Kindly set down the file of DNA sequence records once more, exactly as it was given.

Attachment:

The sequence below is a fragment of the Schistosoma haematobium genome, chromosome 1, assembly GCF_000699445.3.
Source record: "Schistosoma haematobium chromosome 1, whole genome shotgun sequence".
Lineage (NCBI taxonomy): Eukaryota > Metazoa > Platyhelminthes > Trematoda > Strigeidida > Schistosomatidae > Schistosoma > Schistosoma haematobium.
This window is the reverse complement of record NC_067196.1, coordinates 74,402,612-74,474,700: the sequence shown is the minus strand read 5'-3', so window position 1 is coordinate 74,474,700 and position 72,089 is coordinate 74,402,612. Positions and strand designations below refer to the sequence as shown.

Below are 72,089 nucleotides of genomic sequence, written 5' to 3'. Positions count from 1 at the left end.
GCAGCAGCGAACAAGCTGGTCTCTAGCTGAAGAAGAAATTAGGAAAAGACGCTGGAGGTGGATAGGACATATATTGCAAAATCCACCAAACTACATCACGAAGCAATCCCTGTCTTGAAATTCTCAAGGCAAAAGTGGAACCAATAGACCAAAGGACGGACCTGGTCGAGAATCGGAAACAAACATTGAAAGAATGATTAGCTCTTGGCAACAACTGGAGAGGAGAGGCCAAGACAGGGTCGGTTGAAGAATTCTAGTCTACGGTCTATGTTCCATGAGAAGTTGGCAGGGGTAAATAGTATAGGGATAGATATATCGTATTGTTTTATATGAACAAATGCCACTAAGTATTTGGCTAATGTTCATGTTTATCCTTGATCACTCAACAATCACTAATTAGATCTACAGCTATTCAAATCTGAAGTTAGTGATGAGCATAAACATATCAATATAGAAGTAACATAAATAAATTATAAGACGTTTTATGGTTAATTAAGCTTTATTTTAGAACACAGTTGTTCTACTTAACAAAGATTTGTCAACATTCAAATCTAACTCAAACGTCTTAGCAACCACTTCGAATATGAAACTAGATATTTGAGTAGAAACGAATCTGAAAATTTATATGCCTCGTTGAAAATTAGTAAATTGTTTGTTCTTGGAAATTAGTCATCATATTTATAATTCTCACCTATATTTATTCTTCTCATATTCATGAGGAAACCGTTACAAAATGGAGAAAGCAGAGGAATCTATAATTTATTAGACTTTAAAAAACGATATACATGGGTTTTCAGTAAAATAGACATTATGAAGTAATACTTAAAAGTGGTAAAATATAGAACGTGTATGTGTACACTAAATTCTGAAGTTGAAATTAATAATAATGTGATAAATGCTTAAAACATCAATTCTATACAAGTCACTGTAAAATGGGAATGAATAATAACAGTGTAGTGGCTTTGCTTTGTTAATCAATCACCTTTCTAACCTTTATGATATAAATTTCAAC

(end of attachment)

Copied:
The sequence below is a fragment of the Schistosoma haematobium genome, chromosome 1, assembly GCF_000699445.3.
Source record: "Schistosoma haematobium chromosome 1, whole genome shotgun sequence".
Lineage (NCBI taxonomy): Eukaryota > Metazoa > Platyhelminthes > Trematoda > Strigeidida > Schistosomatidae > Schistosoma > Schistosoma haematobium.
This window is the reverse complement of record NC_067196.1, coordinates 74,402,612-74,474,700: the sequence shown is the minus strand read 5'-3', so window position 1 is coordinate 74,474,700 and position 72,089 is coordinate 74,402,612. Positions and strand designations below refer to the sequence as shown.

Below are 72,089 nucleotides of genomic sequence, written 5' to 3'. Positions count from 1 at the left end.
GCAGCAGCGAACAAGCTGGTCTCTAGCTGAAGAAGAAATTAGGAAAAGACGCTGGAGGTGGATAGGACATATATTGCAAAATCCACCAAACTACATCACGAAGCAATCCCTGTCTTGAAATTCTCAAGGCAAAAGTGGAACCAATAGACCAAAGGACGGACCTGGTCGAGAATCGGAAACAAACATTGAAAGAATGATTAGCTCTTGGCAACAACTGGAGAGGAGAGGCCAAGACAGGGTCGGTTGAAGAATTCTAGTCTACGGTCTATGTTCCATGAGAAGTTGGCAGGGGTAAATAGTATAGGGATAGATATATCGTATTGTTTTATATGAACAAATGCCACTAAGTATTTGGCTAATGTTCATGTTTATCCTTGATCACTCAACAATCACTAATTAGATCTACAGCTATTCAAATCTGAAGTTAGTGATGAGCATAAACATATCAATATAGAAGTAACATAAATAAATTATAAGACGTTTTATGGTTAATTAAGCTTTATTTTAGAACACAGTTGTTCTACTTAACAAAGATTTGTCAACATTCAAATCTAACTCAAACGTCTTAGCAACCACTTCGAATATGAAACTAGATATTTGAGTAGAAACGAATCTGAAAATTTATATGCCTCGTTGAAAATTAGTAAATTGTTTGTTCTTGGAAATTAGTCATCATATTTATAATTCTCACCTATATTTATTCTTCTCATATTCATGAGGAAACCGTTACAAAATGGAGAAAGCAGAGGAATCTATAATTTATTAGACTTTAAAAAACGATATACATGGGTTTTCAGTAAAATAGACATTATGAAGTAATACTTAAAAGTGGTAAAATATAGAACGTGTATGTGTACACTAAATTCTGAAGTTGAAATTAATAATAATGTGATAAATGCTTAAAACATCAATTCTATACAAGTCACTGTAAAATGGGAATGAATAATAACAGTGTAGTGGCTTTGCTTTGTTAATCAATCACCTTTCTAACCTTTATGATATAAATTTCAAC